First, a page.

• 17. Chapter Two: Candidates’ and Parties’ InfluenceChapter two will focus on the research and audit results of Spanish laws and regulations withrespect to the fairness of candidates and parties’ influence before, during and after elections.Main Research Findings: Spain received a failing score of 40 percent for fairness of candidateand party influence. Similar to Canadas federal electoral system, Spain has a minimal barrier toentry for candidates and parties, but significant barriers within the electoral system. The barriersfavor significantly parties successful in the previous election, and thereby create an unfairadvantage. Public and private media exposure and public electoral subsidies are based on aparties success in the previous election. Also, ballots are destroyed immediately after counting,which may encourage fraud. Further, a party must have at least 3 percent of the national vote inorder to have a chance at receiving proportional seats. This barrier favors large and establishedparties.Document Excerpts:The following excerpts were identified by the FDA researchers as relevant. The FDA researchersmade some excerpts bold to emphasize high relevance:Houses of Parliament. Chapter 1. Section 66.1. The Cortes Generales represent the Spanish people and shall consist of the Congress and theSenate.2. The Cortes Generales exercise the legislative power of the State and adopt its Budget, controlthe action of the Government and have the other competences assigned by the Constitution.3. The Cortes Generales are inviolable.Section 671. No one may be a member of both Houses simultaneously, or be a representative in theAssembly of a Self-governing Community and a Member of Congress at the same time.Section 681.The Congress shall consist of a minimum of three hundred and a maximum of four hundredMembers, elected by universal, free, equal, direct and secret suffrage, under the terms to be laiddown by the law.2. The electoral constituency is the province. The cities of Ceuta and Melilla shall be representedby one Member each. The total number of Members shall be distributed in accordance with thelaw, each constituency being allotted a minimum initial representation and the remainder beingdistributed in proportion to the population.3. The election in each constituency shall be conducted on the basis of proportionalrepresentation.4. The Congress is elected for four years. The term of office of Members thereof ends four yearsafter their election or on the day on which the Congress is dissolved.5. All Spaniards entitled to the full exercise of their political rights shall be electors and may beelected.Foundation for Democratic Advancement | 2011 FDA Electoral Fairness Audit of Spain Page 17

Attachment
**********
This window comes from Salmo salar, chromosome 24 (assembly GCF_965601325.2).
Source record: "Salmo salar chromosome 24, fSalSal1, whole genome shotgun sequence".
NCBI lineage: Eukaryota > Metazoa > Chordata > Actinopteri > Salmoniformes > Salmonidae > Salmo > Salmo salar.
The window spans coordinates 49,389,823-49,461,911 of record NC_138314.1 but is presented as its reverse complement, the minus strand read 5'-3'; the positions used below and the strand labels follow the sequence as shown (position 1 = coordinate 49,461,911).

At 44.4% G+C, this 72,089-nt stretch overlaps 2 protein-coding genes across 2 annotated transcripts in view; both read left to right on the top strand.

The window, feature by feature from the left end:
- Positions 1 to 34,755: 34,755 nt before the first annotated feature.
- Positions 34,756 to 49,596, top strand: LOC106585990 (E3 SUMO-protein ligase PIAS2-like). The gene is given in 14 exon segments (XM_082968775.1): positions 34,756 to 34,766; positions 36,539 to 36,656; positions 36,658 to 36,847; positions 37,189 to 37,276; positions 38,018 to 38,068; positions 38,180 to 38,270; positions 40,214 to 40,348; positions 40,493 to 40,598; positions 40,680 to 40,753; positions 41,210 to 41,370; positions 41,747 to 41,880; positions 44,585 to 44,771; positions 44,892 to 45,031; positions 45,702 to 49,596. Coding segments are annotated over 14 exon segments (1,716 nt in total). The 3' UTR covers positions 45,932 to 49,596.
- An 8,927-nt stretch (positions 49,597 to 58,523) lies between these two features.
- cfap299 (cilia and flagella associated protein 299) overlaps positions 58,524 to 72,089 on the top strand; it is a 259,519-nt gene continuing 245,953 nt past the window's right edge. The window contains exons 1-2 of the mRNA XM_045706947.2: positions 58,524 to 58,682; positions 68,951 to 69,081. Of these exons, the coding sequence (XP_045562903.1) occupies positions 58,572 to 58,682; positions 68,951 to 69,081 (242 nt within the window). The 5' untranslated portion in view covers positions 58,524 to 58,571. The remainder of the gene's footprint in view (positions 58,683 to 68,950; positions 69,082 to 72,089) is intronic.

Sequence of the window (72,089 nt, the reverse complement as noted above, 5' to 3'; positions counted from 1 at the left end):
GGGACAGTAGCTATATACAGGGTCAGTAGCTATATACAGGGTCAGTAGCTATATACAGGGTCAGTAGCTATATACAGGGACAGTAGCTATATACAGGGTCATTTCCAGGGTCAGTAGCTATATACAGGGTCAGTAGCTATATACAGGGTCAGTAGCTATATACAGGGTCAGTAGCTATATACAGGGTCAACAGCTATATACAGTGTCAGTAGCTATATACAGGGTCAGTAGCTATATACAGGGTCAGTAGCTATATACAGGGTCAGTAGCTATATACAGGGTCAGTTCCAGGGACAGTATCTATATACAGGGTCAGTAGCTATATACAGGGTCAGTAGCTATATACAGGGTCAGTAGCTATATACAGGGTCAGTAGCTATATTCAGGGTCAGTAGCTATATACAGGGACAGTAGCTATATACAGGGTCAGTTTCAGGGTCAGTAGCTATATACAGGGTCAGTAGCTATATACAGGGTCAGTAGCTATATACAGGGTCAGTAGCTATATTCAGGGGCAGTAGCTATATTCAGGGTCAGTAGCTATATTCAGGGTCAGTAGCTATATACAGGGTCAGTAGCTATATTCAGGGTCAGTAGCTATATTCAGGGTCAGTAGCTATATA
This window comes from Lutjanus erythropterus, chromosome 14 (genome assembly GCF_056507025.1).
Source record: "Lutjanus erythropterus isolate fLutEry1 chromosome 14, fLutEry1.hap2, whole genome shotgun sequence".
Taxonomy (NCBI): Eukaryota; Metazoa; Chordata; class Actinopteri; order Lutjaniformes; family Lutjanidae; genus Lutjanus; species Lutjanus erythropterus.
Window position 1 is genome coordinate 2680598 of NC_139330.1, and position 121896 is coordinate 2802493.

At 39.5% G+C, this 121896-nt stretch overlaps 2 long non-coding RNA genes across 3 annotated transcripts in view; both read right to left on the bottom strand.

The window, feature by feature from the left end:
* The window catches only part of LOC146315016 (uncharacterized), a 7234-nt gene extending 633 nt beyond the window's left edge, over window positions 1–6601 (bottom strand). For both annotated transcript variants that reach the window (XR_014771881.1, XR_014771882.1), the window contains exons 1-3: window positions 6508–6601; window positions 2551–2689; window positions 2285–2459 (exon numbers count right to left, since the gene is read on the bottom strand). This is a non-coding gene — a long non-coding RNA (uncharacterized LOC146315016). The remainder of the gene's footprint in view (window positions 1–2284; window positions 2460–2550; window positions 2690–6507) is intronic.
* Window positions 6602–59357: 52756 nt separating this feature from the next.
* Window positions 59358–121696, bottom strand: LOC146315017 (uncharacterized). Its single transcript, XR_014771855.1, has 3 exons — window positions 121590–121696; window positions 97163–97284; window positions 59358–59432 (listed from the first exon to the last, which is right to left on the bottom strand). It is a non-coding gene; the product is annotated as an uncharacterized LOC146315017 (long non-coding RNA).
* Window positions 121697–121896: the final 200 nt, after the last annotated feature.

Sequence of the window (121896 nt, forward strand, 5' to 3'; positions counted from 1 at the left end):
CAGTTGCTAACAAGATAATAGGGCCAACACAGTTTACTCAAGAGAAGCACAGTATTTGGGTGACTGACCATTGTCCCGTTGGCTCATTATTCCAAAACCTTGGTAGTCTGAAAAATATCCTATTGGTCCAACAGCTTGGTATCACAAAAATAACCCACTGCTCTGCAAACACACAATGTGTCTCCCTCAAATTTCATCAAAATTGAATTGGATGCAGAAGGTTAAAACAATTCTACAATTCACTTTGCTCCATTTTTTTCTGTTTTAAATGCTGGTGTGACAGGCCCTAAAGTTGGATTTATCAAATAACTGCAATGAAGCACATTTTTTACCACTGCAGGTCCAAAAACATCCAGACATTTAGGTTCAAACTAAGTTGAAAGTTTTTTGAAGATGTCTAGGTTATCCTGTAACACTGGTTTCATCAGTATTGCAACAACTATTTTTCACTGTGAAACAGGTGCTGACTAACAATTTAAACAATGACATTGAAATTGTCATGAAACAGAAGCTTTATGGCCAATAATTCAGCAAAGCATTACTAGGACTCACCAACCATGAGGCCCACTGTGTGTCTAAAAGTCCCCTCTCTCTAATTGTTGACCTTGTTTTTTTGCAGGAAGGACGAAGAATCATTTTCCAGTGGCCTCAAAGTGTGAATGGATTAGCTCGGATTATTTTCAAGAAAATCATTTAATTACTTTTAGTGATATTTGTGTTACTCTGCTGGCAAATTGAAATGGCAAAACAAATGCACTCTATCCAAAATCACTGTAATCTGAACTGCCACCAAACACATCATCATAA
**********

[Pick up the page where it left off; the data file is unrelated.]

• 18. 6. Elections shall take place between thirty and sixty days after the end of the previous term ofoffice. The Congress so elected must be convened within twenty-five days following the holdingof elections.Section 691. The Senate is the House of territorial representation.2. In each province, four Senators shall be elected by the voters thereof by universal, free, equal,direct and secret suffrage, under the terms to be laid down by an organic act.3. In the insular provinces, each island or group of islands with a Cabildo or insular Council shallbe a constituency for the purpose of electing Senators; there shall be three Senators for each ofthe major islands —Gran Canaria, Mallorca and Tenerife— and one for each of the followingislands or groups of islands: Ibiza-Formentera, Menorca, Fuerteventura, Gomera, Hierro,Lanzarote and La Palma.4. The cities of Ceuta and Melilla shall elect two Senators each.5. The Self-governing Communities shall, in addition, appoint one Senator and a further Senatorfor every million inhabitants in their respective territories. The appointment shall be incumbentupon the Legislative Assembly or, in default thereof, upon the Self-governing Community’shighest corporate body as provided for by its Statute which shall, in any case, guarantee adequateproportional representation.6. The Senate is elected for four years. The Senators’ term of office shall end four years aftertheir election or on the day on which the House is dissolved.Section 701. The Electoral Act shall establish grounds for ineligibility and incompatibility for Members ofCongress and Senators, which shall in any case include those who are:a) Members of the Constitutional Court.b) High officers of the State Administration as laid down by law, with the exception of themembers of the Government.c) The Defender of the People.d) Magistrates, Judges and Public Prosecutors when in office.e) Professional soldiers and members of the Security and Police Forces and Corps in activeservice.f) Members of the Electoral Commissions.2. The validity of the certificates of election and credentials of members of each Houseshall be subject to judicial control, under the terms to be laid down in the Electoral Act.Part IV. Government and Administration. Section 991. After each renewal of the Congress and in the other cases provided for under the Constitution,the King shall, after consultation with the representatives appointed by the political groups withparliamentary representation, and through the Speaker of the Congress, nominate a candidate forthe Presidency of the Government.2. The candidate nominated in accordance with the provisions of the foregoing subsection shallsubmit to the Congress the political programme of the Government he or she intends to form andshall seek the confidence of the House.3. If the Congress, by vote of the overall majority of its members, grants to said candidate itsconfidence, the King shall appoint him or her President. If overall majority is not obtained, theFoundation for Democratic Advancement | 2011 FDA Electoral Fairness Audit of Spain Page 18